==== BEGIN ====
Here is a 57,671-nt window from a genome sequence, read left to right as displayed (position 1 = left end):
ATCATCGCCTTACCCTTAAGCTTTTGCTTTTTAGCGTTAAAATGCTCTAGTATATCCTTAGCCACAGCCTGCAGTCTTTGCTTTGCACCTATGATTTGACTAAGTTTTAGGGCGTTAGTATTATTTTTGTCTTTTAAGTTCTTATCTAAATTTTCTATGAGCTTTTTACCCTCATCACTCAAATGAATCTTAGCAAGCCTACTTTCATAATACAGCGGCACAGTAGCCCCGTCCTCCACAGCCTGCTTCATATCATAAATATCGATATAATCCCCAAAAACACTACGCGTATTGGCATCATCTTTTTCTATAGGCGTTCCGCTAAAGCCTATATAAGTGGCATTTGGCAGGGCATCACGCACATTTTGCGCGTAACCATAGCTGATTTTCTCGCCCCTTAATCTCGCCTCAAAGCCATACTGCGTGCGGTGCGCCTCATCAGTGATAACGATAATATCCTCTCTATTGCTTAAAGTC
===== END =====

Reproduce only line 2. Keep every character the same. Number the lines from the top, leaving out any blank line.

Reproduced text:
ATCATCGCCTTACCCTTAAGCTTTTGCTTTTTAGCGTTAAAATGCTCTAGTATATCCTTAGCCACAGCCTGCAGTCTTTGCTTTGCACCTATGATTTGACTAAGTTTTAGGGCGTTAGTATTATTTTTGTCTTTTAAGTTCTTATCTAAATTTTCTATGAGCTTTTTACCCTCATCACTCAAATGAATCTTAGCAAGCCTACTTTCATAATACAGCGGCACAGTAGCCCCGTCCTCCACAGCCTGCTTCATATCATAAATATCGATATAATCCCCAAAAACACTACGCGTATTGGCATCATCTTTTTCTATAGGCGTTCCGCTAAAGCCTATATAAGTGGCATTTGGCAGGGCATCACGCACATTTTGCGCGTAACCATAGCTGATTTTCTCGCCCCTTAATCTCGCCTCAAAGCCATACTGCGTGCGGTGCGCCTCATCAGTGATAACGATAATATCCTCTCTATTGCTTAAAGTC